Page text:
Nestle Outsources Logistics Functions

Discussion
Mar 20, 2006
George Anderson

By George Anderson


Nestle Chile S.A. has given Ryder the task of managing its distribution network in that South American country.


“We selected Ryder to consolidate our distribution network into a more centralized operation with improved technology and visibility,” said William Beltran, Supply Chain Manager of Nestle Chile S.A in a released statement. “Ryder’s proven track record in transportation and warehouse management will help us bring new products to market faster and improve customer service.”


Under the deal, Ryder will manage two distribution centers responsible for serving more than 600 customers in that country. The company expects to handle between 60 to 80 outbound vehicle loads a day using handheld radio frequency identification (RFID) devices in connection with its warehouse management system.


Ruben Elias, managing director of Ryder Argentina said the company has provided a similar service to Nestle in that country since 2003. “We are proud to have earned their confidence in Argentina, which in turn has given us the opportunity to serve them in Chile. We are honored that Nestle Chile has selected Ryder to manage their distribution and transportation operations.”  


Moderator’s Comment: Do you see outsourcing of logistical functions increasing in the CPG and retailing arenas? What are the pros and cons to outsourcing?

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8 Comments on "Nestle Outsources Logistics Functions"


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Mark Lilien
Guest
14 years 11 months ago

Logistics outsourcers publicize their new clients, not the ones they lose. Sometimes I hear about companies that switch logistics outsourcing partners. I’m curious to hear about companies that outsourced their logistics and then decided to take the logistics back in-house. Have you heard of any?

Michael Richmond, Ph.D.
Guest
Michael Richmond, Ph.D.
14 years 11 months ago
Absolutely! We will see this continue to grow across CPG companies in all categories and industries. CPG companies are (and have been) figuring out what they do best and then looking for ways to get the other work done more efficiently and effectively. CPG companies are out sourcing on both the front end and the back end. An easy example is P&G who looks to outsource innovation on the front end (yes there is more knowledge and creativity outside the 4 walls) and they use Third Party Logistics (3PL’s) for distribution and logistics. Gillette uses their packaging suppliers to manage and pack all their razors and supplies. So this will continue to build. There is little bad news except that you need to be careful and have clear processes and expectations for those who do your work on the front and back end, as it is your Brand Equity on the line. And the new news is we will see more manufacturing done on the outside by Contract Manufacturers – it just makes sense. They… Read more »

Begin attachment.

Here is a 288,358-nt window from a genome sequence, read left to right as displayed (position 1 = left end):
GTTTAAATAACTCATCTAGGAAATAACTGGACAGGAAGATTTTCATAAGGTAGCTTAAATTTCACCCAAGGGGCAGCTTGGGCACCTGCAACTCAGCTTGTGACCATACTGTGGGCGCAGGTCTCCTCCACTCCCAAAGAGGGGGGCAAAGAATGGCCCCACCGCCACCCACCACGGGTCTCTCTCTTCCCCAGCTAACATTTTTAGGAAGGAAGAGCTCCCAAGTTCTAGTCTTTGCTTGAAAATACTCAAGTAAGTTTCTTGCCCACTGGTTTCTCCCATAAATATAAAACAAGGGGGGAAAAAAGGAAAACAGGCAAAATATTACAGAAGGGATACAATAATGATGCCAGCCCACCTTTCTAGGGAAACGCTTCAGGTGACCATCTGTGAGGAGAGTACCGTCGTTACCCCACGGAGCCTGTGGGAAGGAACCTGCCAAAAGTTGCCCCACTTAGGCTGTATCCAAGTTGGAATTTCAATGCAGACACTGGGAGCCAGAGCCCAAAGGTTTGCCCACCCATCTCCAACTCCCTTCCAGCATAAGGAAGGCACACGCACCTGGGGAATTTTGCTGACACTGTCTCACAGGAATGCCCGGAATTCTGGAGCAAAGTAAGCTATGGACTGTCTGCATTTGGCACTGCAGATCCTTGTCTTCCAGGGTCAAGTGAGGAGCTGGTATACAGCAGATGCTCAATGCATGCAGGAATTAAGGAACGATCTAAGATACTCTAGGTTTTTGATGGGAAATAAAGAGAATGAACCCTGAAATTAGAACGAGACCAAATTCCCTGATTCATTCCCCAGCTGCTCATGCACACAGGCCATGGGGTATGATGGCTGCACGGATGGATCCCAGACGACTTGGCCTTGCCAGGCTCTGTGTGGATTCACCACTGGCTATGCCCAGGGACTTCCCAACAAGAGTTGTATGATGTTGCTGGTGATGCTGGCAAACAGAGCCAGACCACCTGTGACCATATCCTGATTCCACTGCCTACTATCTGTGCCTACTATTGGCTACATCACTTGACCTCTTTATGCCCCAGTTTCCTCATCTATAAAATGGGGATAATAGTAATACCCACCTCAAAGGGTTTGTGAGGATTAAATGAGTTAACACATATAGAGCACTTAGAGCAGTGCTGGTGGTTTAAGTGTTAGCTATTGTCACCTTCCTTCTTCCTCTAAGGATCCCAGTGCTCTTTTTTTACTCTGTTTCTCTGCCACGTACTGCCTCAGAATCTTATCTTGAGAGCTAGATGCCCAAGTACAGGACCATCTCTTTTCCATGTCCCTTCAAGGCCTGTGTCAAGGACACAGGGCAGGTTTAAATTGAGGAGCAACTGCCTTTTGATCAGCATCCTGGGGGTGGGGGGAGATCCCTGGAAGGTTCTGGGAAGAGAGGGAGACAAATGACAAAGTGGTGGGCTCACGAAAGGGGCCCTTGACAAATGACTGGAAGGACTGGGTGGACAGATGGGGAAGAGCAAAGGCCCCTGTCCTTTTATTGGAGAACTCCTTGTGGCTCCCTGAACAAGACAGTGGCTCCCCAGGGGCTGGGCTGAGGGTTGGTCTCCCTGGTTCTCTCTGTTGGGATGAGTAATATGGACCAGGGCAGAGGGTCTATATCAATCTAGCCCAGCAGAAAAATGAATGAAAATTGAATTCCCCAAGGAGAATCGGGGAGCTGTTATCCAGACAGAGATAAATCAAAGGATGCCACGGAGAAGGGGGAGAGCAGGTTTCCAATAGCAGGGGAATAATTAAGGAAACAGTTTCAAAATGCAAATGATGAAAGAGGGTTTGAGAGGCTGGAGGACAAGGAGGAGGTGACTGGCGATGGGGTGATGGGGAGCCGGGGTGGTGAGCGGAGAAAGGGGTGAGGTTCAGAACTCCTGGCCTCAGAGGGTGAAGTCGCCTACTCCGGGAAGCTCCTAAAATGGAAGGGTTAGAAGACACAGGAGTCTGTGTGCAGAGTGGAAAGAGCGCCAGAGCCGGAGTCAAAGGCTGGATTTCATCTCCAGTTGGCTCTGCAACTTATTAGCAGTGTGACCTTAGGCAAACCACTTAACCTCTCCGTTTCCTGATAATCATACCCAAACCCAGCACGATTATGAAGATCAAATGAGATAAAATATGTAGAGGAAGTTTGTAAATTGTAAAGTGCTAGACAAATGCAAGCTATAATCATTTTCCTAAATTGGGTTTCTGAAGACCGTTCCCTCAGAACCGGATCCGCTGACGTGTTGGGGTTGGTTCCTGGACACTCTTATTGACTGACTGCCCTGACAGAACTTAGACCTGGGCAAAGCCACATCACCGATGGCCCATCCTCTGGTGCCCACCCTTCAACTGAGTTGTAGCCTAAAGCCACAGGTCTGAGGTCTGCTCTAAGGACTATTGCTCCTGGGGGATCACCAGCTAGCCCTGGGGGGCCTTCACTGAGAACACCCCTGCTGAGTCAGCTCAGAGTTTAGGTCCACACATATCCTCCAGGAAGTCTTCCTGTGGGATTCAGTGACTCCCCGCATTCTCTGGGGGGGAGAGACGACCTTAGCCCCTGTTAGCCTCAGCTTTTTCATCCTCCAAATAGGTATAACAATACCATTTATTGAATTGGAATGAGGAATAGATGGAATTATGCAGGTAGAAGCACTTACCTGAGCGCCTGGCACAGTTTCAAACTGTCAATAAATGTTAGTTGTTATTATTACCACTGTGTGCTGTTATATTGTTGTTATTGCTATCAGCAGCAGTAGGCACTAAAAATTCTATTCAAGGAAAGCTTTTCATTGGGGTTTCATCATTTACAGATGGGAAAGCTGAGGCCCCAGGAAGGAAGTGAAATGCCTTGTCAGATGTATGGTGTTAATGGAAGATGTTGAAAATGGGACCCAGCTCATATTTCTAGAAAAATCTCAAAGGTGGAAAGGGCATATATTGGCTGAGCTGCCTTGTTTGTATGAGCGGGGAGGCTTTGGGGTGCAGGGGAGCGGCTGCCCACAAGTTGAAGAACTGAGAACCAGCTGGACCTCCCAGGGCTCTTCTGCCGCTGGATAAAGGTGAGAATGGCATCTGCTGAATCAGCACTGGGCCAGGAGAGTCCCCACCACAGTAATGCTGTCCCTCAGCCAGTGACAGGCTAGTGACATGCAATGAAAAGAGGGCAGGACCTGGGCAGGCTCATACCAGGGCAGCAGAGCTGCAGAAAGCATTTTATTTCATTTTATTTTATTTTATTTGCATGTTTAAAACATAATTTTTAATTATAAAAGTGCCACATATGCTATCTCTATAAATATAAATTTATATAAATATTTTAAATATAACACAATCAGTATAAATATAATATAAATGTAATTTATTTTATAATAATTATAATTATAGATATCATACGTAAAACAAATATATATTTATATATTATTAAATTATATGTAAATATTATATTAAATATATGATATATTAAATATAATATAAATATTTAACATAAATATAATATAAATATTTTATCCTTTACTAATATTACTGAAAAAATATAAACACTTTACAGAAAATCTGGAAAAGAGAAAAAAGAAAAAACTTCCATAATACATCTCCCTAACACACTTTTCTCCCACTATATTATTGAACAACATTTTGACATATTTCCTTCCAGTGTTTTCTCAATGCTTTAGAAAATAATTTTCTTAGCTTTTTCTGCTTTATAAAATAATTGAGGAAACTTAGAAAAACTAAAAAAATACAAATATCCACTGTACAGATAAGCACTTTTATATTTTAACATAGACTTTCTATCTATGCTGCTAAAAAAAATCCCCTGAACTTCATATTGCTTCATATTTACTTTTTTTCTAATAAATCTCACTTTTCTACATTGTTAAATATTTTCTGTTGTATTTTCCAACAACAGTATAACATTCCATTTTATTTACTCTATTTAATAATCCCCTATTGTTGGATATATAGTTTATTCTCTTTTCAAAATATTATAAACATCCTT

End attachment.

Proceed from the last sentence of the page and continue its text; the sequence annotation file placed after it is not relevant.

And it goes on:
Phillip T. Straniero
Guest
Phillip T. Straniero
14 years 11 months ago
Although I have no formal expertise in transportation or logistics, I think there are two or three major factors affecting transportation and both have implications for the near term and the future: 1) As we become more and more consolidated as manufacturers and retailers, our DCs must effectively and efficiently serve larger geographies and a number of different channels. I believe this requires a transportation network that can operate at costs that are often well below the cost structures that most manufacturers and retailers currently have. I also think the growing number of imports found at retail today will also play an important role in the overall logistics network we now have in the U.S. 2) The competition to find and employ truck drivers continues to be an area of concern for most large firms and the ability to get your goods moved during peak transportation periods will most probably come into play as we look to outsource our transportation in the coming years. The forecasted shortage of workers in the next ten years will… Read more »